Bloomington Herald-Times Articles
December 12, 2007
IU getting gift of $69 million
Lilly Endowment donation will benefit schools of music, law
By James Boyd
December 12, 2007
Indiana University President Michael A. McRobbie is expected today to announce a $69 million gift to the university that will benefit both the School of Law and the Jacobs School of Music.
The Lilly Endowment is giving $44 million to the Jacobs School of Music — believed to be the biggest single donation to the school in history — and $25 million to the School of Law.
According to a summary of the donation provided by IU officials, the money is slated to build a new studio facility for both faculty and students, giving them access to a technologically advanced building designed to rival the best conservatories and music schools in the world.
The $44 million will allow the Jacobs School of Music, already internationally renowned for the quality of its students, staff and facilities, to provide space for its newest class of top-notch faculty.
Violin virtuosos Joshua Bell and Jaime Laredo, pianist Andre Watts, vocalist Sylvia McNair and conductor Leonard Slatkin have all joined the school in the past three years. The new "North Studio Building" — which will provide them and other faculty members large practice rooms and academic space — could be completed in 2010.
Its presence is expected to help the Jacobs School entice even more distinguished artists, scholars and composers to IU.
The Lilly Endowment gift will complement the $40.6 million gift to the school in November 2005 from David H. and Barbara Jacobs. That money has gone toward supporting endowed scholarships, faculty positions and fellowships.
The $25 million gift to the School of Law is expected to allow the school to hire and retain more world-class teachers and other legal scholars, with the eventual goal of raising its profile to one of the top public law schools in the country.
It already ranks among the top 15 public schools nationwide, but the ability to attract and keep renowned faculty could help boost the school's rankings, the summary said.
Its strategic plan, adopted in 2004, calls for a commitment to be a "highly visible and influential law school" that will "advance knowledge, justice, and the public good in the state, in the nation, and around the world."
The gift is expected to allow Indiana School of Law students to receive an education that allows them to continue pursuing those goals.
IU's School of Law is already well respected for its clinical programs, and for its multidisciplinary centers like the Center for Applied Cybersecurity Research and the new Center for Constitutional Democracy in Plural Societies.
More details about the gift and what it will be used for are expected to be revealed at 1:30 p.m. today at the Musical Arts Center, where the official announcement is scheduled to be made.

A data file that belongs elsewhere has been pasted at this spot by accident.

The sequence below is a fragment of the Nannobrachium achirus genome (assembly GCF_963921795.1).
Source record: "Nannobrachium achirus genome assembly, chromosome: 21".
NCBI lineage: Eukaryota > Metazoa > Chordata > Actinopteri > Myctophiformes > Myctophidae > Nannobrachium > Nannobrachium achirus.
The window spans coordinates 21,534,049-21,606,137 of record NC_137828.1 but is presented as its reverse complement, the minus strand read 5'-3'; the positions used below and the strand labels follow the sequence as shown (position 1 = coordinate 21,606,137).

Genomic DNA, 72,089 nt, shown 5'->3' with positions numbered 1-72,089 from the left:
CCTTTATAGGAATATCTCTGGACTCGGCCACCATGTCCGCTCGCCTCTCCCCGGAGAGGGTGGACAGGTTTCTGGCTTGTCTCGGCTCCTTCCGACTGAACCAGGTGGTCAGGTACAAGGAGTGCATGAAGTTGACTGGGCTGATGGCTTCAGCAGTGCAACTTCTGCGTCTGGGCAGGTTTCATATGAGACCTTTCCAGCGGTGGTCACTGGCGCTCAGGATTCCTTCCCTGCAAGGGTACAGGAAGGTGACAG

What does the Comcast takeover mean for viewers?
Territorial trade won't mean big changes for cable customers — also won't make IU games available
By Andy Graham
December 12, 2007
The more the ownership of the cable operation changes, in this case, the more it stays the same.
Comcast is set to take full ownership and control of local cable service from Insight Communications Jan. 1. But Comcast already has 50 percent ownership of the operation and subscribers aren't likely to see many meaningful changes anytime soon.
"We expect it to be a very smooth transition," Mark Apple, a Comcast vice president of communications, said Friday. "Customers should not expect any immediate changes to either the channel lineup or programming."
The transaction, essentially a swap of territories, gives Comcast sole ownership of cable systems serving 1.2 million homes in Illinois and Indiana, including Bloomington, Anderson and Lafayette/Kokomo.
Insight will take over cable systems serving about 1.3 million customers in Kentucky, Evansville and Columbus, Ohio.
"We'll be sending a letter in the first week or so to all customers to notify them of the changeover," Apple said.
Comcast will start making a few simple branding changes next month. "The first thing people will notice is that the bill will say it's from Comcast instead of Insight," Apple said. "In time, employees will have Comcast-labeled uniforms, signage at the offices will be replaced, the logos on the sides of the trucks changed and that sort of thing."
The first shift of any significance, several months down the road, is the change of Internet subscriber e-mail addresses from "insightbb.com" to "comcast.net" accounts.
"Sometime, probably in late summer or early fall of 2008, we'll begin a transition to comcast.net addresses, but we'll have a transition period where the insightbb.com and comcast.net addresses will both work," Apple said. "That will provide time for subscribers to notify others."
Indiana University telecommunications professor Herb Terry isn't surprised that no major changes are planned with the ownership switch.
"In the deregulated environment of cable today, the switch from Insight to Comcast may not be all that significant," Terry said via e-mail Monday. "In some of its service areas, Comcast has problems with customer service (missed appointments, impossible to reach customer service human beings, etc.) but in other communities they test out about average. Of course, since they are such a large segment of the industry, they help set industry norms."